Depending on what generation you belong to, your experience with fishing will probably range from zero to a collection of fond memories of grandpa at the local lake. It’s arguable that the younger generations, millennials and everybody born since, will probably have had the least interaction with the venerable rod, largely due to the fact that technology has replaced more traditional modes of entertainment.
An Analogue Hobby
Still, the likes of Gen X are likely to have some fondness for fishing due to its frequent appearance in video games. The magazine site Medium recently expressed surprise that fishing as a minigame appeared in the hack ‘n’ slash title Hades, a game that otherwise has no connection to any piscine plot. However, this is a fairly standard trait of any virtual fishing escapade.
The idea that fishing fits anywhere is as strange as it is comforting. Even if the world happens to be ending, all that ceases to be when a fishing spot is found. Something similar is present in bingo and casino gaming, too, where the Fishin Frenzy slot provides a diversion from the main offering of sites like Buzz Bingo. It’s also joined on the latter site by Fishin’ Reels, Fishin’ Bonanza, and a number of other piscatorial slots.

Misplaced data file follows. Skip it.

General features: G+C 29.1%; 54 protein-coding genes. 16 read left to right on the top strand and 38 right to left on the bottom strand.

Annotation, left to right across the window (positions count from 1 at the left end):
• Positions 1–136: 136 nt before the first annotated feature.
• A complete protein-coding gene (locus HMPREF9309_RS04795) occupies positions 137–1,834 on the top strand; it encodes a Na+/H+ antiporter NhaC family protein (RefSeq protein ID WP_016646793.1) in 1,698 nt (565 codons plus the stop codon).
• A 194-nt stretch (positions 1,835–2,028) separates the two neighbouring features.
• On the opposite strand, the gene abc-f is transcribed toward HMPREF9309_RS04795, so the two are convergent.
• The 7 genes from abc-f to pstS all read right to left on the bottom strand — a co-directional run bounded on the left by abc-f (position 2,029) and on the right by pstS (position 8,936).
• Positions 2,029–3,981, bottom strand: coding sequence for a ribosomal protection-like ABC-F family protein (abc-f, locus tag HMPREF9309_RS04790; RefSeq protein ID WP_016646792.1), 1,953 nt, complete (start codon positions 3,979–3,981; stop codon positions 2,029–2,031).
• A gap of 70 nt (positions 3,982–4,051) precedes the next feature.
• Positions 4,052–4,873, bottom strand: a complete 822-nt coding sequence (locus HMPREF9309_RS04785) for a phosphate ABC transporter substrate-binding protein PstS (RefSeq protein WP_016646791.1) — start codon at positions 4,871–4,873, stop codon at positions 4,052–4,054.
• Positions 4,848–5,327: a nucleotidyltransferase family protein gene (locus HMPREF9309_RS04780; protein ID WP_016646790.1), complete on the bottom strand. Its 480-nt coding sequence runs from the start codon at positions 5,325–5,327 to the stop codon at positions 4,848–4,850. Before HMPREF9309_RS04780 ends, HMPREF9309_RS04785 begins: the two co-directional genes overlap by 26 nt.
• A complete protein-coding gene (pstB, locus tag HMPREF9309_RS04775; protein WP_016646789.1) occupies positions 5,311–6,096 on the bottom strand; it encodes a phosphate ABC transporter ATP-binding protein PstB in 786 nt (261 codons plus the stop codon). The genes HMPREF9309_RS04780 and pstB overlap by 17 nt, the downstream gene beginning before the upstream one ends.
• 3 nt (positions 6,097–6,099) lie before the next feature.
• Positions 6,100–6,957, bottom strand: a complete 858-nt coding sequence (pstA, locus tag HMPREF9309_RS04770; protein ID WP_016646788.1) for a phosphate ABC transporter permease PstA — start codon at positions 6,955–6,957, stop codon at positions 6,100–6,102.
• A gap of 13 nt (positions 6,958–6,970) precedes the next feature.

How does fishing fit into the real world, though, where the planet-ending conspiracies are replaced with runaway petrol prices? The pastime, sometimes sport, continues to grow in popularity as an analogue hobby and riposte to the always-online nature of modern life. Finding a place to fish isn’t as easy as waiting for one to pop up on the map in a video game so let’s take a look at an old favourite fish haunt – England.
River and Sea
On World Fishing Day a few years ago, the website Country Living highlighted a handful of popular fishing spots, albeit with no English sites north of Norwich. As English fishing is best practised in rivers, it’s very much a country-wide hobby. The River Dove (Derbyshire) and the River Trent in Nottinghamshire offer a variety of fish to catch, including trout and grayling (Dove) and perch, carp, eel, among others (Trent).
Also in the North, the storied Tyne is the home of sea trout and salmon while the incredible setting of the Ladybower Reservoir offers another place to fish for trout and grayling. This Peak District locale features a prominent stepped ‘plughole’, which serves as the lake’s overflow pipe. It feeds into the River Derwent below, a waterway that can also be a source of chub, perch, flounders, roach, and plenty of other fish.
As far as sea-fishing goes, a boat isn’t necessary on the shores of Whitby. In the winter, fans of traditional chip shop fare can find lots of cod but, in general, species such as mackerel, pollock, and coalfish will be swimming around in the cold North Sea. Sea fishing definitely seems to favour the more southerly areas of England, where the waters are a little warmer, but Cumbria gets good reviews from anglers, too.
England has the benefit of being a well-fished landscape so there are plenty of opportunities to participate in one of the world’s oldest hobbies there.